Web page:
Monday, November 07, 2005

Me: Jane, You: Whoever the heck I want you to be

The other day I was reminded of something strange about my childhood when I was reading one of those e-mail questionnaires that I get from time to time. The question was, "Did you have any imaginary friends?" Whoa. Talk about opening a can of repressed worms. I thought back to my childhood and recalled (and my mother is my witness) that I had not one imaginary friend, but approximately eight. Even more strange, all of MY friends were male. I believe three of them were named Peter, Michael, and John. Two of those may have been twins. According to my mom, those guys were some of the first to come along and by all accounts, they were sweet, normal little boys.

At least three of my friends were adult men. They were Tarzan, Ropeman, and Swingman. Yes, those are three separate people. (Note to self: do not allow impressionable young four-year olds to repeatedly watch Tarzan. Especially the Bo Derek version...) So apparently, in addition to surrounding myself with boys, I also enjoyed the company of scantily clad, well-built men. I don't see any reason why my parents should have been concerned AT ALL. (They weren't.) My mom also informs me that I hung out with this motley crew until I was at least six!

The more I think about this odd childhood inclination, however, the more I realize how it fits in with the rest of my life. I have never been boy crazy per se, but I think that instead, I rather viewed the opposite sex as amusing playthings to surround myself with. Not at all surprising, considering the crowd I "ran" with as a pre-schooler. In high school, most of my best friends were guys. I always enjoyed their laidback style. The fact that they may or may not have been slightly attracted to me probably helped as well. My friend Juan (a real person, though not his real name) says that he doesn't think he can be friends with anyone that is not somehow attracted to him. I definitely think there's some merit in that.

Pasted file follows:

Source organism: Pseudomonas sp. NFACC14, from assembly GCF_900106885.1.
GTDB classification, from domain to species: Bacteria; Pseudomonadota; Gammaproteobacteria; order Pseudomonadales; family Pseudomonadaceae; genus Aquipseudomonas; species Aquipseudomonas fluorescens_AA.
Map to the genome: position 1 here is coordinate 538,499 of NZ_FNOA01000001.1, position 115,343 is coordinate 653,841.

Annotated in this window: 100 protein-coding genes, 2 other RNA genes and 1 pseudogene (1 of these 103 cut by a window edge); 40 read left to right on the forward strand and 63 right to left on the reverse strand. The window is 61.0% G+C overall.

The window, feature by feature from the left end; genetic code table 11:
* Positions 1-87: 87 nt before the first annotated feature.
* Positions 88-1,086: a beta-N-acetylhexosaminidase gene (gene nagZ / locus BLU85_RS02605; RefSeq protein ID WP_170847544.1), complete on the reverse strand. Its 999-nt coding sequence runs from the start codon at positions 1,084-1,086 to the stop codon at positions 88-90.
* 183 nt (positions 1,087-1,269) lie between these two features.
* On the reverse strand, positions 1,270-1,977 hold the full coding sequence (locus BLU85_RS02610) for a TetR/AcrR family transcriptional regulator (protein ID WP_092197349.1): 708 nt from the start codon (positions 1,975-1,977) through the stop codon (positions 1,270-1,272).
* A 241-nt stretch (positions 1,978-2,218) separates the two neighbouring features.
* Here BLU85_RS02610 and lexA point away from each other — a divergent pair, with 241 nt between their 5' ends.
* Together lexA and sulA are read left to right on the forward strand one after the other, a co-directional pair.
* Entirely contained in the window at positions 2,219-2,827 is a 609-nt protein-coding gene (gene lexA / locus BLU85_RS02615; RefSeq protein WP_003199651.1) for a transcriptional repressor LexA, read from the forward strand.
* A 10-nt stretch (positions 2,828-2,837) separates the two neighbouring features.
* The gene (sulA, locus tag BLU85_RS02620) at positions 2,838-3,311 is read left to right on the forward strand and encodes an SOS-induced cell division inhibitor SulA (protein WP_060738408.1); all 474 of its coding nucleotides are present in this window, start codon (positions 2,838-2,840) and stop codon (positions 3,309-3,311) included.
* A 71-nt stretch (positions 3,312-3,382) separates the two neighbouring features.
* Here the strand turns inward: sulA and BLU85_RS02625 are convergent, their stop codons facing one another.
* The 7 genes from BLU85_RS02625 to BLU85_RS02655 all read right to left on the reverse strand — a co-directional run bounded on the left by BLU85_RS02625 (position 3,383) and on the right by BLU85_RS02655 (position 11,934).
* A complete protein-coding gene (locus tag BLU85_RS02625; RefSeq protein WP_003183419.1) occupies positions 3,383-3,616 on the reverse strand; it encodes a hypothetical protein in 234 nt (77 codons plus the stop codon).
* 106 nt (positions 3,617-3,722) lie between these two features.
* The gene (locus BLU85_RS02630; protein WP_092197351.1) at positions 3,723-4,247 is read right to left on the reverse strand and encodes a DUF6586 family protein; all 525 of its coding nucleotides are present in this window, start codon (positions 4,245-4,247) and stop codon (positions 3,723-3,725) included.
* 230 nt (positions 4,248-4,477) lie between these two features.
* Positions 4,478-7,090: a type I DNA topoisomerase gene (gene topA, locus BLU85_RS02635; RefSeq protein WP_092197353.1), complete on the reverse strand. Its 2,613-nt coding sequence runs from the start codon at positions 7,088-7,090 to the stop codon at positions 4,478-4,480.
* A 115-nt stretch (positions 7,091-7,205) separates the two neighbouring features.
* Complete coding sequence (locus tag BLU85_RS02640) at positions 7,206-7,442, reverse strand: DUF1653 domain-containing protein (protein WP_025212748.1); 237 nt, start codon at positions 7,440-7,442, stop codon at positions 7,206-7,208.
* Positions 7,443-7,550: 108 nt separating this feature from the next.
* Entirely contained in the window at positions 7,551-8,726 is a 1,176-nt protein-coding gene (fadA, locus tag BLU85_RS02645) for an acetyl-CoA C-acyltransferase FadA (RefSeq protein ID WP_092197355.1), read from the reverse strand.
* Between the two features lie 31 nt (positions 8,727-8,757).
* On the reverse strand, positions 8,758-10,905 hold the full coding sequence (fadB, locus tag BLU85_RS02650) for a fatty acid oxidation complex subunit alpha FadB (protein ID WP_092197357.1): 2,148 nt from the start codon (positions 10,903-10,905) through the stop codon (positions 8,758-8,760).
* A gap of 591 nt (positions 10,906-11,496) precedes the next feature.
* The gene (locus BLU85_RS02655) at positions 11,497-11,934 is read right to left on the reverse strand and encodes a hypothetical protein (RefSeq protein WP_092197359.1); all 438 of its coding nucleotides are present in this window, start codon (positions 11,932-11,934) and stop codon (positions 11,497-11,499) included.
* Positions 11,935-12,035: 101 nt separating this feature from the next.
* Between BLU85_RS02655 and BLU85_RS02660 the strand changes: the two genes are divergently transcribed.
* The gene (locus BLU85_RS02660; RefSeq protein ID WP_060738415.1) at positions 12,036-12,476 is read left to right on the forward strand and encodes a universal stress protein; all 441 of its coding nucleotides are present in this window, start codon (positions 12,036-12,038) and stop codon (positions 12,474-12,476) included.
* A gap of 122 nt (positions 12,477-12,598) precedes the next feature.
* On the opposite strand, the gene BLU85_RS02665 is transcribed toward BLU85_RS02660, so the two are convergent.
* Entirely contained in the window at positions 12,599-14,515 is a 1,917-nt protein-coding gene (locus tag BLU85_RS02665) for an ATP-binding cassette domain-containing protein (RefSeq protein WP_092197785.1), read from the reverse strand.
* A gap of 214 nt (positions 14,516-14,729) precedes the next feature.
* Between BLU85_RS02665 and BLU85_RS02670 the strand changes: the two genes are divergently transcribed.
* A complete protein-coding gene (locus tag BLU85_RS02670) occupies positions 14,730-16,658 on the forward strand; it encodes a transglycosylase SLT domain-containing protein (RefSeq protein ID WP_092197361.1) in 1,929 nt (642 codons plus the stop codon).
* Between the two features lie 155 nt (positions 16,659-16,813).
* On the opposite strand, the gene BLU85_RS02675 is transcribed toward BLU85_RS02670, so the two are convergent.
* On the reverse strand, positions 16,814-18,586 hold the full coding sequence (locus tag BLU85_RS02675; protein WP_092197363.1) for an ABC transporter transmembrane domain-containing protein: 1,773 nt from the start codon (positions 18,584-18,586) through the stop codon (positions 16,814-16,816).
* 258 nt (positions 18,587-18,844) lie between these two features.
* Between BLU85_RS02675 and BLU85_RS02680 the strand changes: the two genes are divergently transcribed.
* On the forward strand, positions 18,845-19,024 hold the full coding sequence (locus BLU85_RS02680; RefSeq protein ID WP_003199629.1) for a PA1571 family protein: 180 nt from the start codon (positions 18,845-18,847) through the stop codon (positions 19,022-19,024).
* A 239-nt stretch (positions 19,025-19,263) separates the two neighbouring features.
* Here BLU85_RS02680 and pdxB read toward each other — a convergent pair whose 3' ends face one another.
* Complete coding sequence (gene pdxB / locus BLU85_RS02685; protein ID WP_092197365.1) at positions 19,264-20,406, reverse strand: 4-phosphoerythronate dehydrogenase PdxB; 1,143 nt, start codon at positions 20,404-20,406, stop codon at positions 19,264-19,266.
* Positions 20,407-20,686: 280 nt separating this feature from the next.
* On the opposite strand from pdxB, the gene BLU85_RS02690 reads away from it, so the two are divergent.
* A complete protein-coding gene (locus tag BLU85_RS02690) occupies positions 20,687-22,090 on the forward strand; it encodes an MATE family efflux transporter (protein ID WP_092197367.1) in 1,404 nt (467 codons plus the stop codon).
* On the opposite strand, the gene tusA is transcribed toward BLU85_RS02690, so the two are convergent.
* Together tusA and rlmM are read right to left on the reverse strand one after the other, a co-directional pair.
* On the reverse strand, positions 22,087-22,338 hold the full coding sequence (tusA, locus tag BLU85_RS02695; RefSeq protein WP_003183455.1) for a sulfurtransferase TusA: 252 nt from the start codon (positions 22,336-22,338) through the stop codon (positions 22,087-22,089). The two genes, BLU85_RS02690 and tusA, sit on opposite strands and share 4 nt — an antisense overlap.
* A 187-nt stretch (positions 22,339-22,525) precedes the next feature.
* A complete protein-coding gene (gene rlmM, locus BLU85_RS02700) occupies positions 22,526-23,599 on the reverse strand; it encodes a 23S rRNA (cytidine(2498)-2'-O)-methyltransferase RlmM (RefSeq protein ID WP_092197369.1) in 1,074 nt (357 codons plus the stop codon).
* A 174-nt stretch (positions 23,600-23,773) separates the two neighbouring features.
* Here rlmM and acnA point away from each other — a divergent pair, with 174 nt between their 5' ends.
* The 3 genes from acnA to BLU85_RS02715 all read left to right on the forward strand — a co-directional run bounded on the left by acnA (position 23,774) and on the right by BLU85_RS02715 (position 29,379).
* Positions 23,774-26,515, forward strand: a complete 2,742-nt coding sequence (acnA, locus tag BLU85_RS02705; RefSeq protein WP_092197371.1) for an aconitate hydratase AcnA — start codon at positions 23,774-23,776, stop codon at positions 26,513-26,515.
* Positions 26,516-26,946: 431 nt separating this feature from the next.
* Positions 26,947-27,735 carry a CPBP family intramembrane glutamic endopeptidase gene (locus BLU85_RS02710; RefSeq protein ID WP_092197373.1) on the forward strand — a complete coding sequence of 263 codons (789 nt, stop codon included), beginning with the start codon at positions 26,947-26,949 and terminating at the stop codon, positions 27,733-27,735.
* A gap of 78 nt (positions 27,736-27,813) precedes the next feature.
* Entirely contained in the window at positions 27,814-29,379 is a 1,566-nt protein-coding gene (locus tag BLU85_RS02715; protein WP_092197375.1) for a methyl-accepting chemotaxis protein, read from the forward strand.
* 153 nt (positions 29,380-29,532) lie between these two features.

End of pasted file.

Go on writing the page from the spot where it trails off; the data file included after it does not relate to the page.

My well-meaning objectification of men carried on into my freshman year of college. My roommate and I gave nicknames to all of the guys we met. Luckily, I wrote them all down. Here is a short list:

"Vampire boy"
"Drummer boy"
"Intriguing boy"
"Little Dave boy"
"Arcadia boy"

Do you sense a trend? Of course, we didn't call them these names to their faces. At least, I hope not. It was simply a handy way of identifying someone quickly. And just for the record, I have never done anything like this with other girls or women. So I really think it goes back to that strange behavior as a child. (I also tend to think that perhaps an intense fear of emotional commitment influenced me to push people away, but that's not very interesting, funny, or fun.)

Luckily, I eventually met a guy who seemed as odd and unpredictable to me as I was. I married him, and we have a couple of odd kids. (Refer to previous blogs)

You might think that the end of this story would somehow involve me, now reformed, surrounding myself by sweet sisters from the Relief Society. But no, I hang out at Comedysportz with twenty goofy guys. I guess that old saying about teaching an old dog new tricks is truer than true.